By now we’ve all heard of Thomas Sawyer, a bladder cancer survivor, whose ostomy bag was broken during a pat down in Detroit, leaving the 61-year-old drenched in urine. And of Cathy Bossi, a breast cancer survivor, forced to remove her prosthetic breast for examination at Charlotte Douglas Airport in North Carolina.
Government leaders are concerned. Secretary of State Hilary Clinton, when asked on “Face the Nation,” if she would submit to these scans, said, “Not if I could avoid it.” Florida Sen. George LeMieux (R) was quoted by Reuters as saying, “I wouldn’t want my wife to be touched in the way these folks are being touched.”
While a recent Washington Post/CBS News poll showed 64 percent of Americans supporting the body scanners — in the name of safety — a USA TODAY/Gallup Poll, conducted just before Thanksgiving, showed that 57 percent of American fliers are bothered by pat downs.
As they should be. To paraphrase one colorful traveler: “No one is supposed to touch my stuff.”
All diocesan/parish employees and volunteers receive “safe environment” training. The goal is to prevent abuse of children and vulnerable adults. Much of that training relates to preventing sexual abuse. And sexual abuse includes viewing nude children and the touching of genitalia — even through clothing.
After the news accounts, one has to ask whether or not these scans and pat downs are sexual abuse. They certainly come close. At the very least, they offer a potential for abuse. And for emotional trauma.
The U.S. Transportation Safety Administration (TSA) does say its employees receive eight to 12 hours of training in the pat down procedure. And the TSA told the Denver Post that it performs background checks on screeners and does not hire sexual offenders.
However, what real assurance does this offer parents who have taught their children to only allow parents and medical personnel to touch them in certain places?
Yes, TSA head John Pistole has said children will be submitted to “less invasive” searches, though the TSA, when pressed by WBTV in Charlotte, refused to describe these searches.
By law, a child is anyone under 18. That includes college students who travel home for Christmas. They may look like adults, but they are still children and their nearly nude images will be viewed by TSA employees and anyone else able to see the scanned images.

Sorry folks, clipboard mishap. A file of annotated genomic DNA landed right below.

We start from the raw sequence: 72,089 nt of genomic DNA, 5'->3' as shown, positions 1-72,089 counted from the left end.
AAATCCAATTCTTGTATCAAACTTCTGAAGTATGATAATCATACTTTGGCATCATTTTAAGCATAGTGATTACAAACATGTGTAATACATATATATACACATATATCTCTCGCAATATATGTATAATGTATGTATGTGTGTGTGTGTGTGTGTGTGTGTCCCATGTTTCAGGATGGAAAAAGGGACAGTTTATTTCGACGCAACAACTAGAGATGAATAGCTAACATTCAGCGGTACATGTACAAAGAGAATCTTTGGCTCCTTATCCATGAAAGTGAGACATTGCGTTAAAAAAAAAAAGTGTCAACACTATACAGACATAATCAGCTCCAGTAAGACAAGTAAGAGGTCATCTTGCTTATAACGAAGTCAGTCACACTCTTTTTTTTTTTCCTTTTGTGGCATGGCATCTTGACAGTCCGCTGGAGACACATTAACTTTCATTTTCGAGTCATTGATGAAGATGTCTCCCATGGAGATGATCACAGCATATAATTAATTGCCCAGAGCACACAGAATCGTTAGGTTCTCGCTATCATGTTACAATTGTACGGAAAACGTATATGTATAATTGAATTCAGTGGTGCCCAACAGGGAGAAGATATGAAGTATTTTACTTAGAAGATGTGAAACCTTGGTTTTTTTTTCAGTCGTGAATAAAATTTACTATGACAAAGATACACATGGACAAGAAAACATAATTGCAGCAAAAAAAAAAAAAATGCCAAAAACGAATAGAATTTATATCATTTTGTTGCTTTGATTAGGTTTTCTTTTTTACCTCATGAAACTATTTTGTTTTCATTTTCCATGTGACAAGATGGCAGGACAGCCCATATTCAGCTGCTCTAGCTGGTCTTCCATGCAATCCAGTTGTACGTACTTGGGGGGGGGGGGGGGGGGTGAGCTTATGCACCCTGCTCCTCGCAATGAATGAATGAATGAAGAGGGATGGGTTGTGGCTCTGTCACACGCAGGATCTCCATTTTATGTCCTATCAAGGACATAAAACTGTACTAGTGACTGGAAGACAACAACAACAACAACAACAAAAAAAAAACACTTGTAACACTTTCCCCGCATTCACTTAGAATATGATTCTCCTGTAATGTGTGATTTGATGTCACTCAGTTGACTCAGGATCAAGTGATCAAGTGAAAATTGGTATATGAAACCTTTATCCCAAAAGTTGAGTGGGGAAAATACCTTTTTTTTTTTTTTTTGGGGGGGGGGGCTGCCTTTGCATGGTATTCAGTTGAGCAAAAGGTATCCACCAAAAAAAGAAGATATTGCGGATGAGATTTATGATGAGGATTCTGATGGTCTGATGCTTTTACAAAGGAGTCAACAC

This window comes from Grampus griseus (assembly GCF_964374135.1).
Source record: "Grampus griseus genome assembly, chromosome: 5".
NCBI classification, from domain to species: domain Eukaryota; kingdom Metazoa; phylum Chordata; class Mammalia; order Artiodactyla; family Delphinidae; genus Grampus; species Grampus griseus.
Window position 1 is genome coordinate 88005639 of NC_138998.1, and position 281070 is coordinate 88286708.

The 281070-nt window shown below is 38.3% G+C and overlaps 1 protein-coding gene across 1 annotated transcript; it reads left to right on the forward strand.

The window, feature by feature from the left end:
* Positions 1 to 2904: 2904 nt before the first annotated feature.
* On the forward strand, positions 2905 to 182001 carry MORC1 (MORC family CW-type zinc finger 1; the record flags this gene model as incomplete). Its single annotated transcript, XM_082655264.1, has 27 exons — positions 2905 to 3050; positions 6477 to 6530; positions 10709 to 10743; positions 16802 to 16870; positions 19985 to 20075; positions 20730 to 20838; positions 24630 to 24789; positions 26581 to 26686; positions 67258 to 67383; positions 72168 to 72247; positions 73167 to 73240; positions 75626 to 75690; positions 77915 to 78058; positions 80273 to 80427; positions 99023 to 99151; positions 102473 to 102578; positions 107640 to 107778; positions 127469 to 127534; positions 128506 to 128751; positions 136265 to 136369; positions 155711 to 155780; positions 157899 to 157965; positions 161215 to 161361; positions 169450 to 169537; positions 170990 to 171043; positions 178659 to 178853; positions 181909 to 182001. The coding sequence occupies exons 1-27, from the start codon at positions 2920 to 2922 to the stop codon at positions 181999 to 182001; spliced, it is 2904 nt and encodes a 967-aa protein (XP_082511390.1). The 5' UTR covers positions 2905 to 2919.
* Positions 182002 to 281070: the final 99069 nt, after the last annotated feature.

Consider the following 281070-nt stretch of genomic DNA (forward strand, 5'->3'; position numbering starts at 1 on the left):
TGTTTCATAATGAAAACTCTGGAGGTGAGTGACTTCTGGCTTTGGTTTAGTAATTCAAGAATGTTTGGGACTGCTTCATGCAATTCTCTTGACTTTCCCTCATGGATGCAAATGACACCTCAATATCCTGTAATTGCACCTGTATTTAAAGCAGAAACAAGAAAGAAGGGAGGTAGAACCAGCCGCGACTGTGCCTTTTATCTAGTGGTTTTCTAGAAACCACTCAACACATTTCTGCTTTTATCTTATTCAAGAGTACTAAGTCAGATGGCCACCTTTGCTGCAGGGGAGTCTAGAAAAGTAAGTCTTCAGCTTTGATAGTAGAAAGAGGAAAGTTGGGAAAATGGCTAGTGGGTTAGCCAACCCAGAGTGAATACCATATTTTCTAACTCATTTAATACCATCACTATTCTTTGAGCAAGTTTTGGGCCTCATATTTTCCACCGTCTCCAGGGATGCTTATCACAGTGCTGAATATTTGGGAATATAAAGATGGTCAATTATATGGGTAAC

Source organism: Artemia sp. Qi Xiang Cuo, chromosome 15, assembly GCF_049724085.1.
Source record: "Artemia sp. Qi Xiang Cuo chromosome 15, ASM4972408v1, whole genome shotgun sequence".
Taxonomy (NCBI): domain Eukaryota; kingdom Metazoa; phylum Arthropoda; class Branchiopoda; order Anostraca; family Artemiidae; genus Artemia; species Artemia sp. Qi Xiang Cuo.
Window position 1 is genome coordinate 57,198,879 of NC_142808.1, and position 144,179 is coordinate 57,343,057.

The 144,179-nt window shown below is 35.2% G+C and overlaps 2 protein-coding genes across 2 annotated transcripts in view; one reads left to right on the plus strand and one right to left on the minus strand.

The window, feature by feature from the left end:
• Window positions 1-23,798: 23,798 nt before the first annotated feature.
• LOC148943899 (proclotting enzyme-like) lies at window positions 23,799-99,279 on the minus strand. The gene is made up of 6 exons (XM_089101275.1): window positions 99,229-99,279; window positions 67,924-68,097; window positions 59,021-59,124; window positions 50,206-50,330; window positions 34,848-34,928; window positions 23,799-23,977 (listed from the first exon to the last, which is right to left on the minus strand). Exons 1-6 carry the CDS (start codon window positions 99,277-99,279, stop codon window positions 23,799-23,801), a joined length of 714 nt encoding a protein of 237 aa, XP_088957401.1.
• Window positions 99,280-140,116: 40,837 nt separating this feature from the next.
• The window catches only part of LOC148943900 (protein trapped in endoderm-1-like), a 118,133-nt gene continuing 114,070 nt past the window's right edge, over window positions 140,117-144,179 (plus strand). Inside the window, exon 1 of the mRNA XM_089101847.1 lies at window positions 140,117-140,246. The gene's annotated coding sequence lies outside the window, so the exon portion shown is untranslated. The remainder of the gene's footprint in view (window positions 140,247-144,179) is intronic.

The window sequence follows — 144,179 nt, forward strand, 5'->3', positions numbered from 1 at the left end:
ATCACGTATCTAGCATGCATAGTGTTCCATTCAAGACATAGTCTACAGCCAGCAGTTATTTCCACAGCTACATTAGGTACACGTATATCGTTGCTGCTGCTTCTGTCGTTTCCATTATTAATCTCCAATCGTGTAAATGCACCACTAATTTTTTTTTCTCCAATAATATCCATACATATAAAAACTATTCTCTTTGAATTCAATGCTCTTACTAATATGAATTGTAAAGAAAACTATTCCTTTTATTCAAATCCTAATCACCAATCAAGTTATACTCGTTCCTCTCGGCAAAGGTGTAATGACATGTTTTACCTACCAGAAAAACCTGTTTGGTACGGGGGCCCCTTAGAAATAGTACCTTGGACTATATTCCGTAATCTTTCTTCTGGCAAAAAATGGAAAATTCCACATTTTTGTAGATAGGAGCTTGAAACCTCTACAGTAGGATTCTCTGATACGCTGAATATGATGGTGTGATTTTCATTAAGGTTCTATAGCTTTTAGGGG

Remember that, as reported by UPI, when these body scanners were first introduced in England earlier this year, they were not used on children because of questions arising from the Protection of Children Act 1978 which outlawed the viewing of indecent images or “pseudo-images” of children.
We are clearly invading privacy — something the U.S. Constitution clearly addresses. In fact, the Fourth Amendment specifically protects us from “unreasonable searches and seizures” made without probable cause.
Is airport security a “probable cause?” Some would say it is. And, despite all the concerns voiced, most Americans still claim to feel safer with scanners and pat downs.
And yes, the recent events at Marinette High School emphasize that some security measures are necessary in our society. But the handguns used in Marinette could have been found by metal detectors, which are not overly invasive.
We can only make ourselves safe to a certain degree. As we learned from shoe bombers and underwear bombers, terrorists will find new ways to evade scanners and body searches. So we will again be asked to step up security.
At what cost?
Our children may — emphasize “may” — be safer from terrorists because of revealing body scans and pat downs. That is unless you find it scary, if not terrifying, to have strangers touch you invasively or view your all-but-nude body scan image.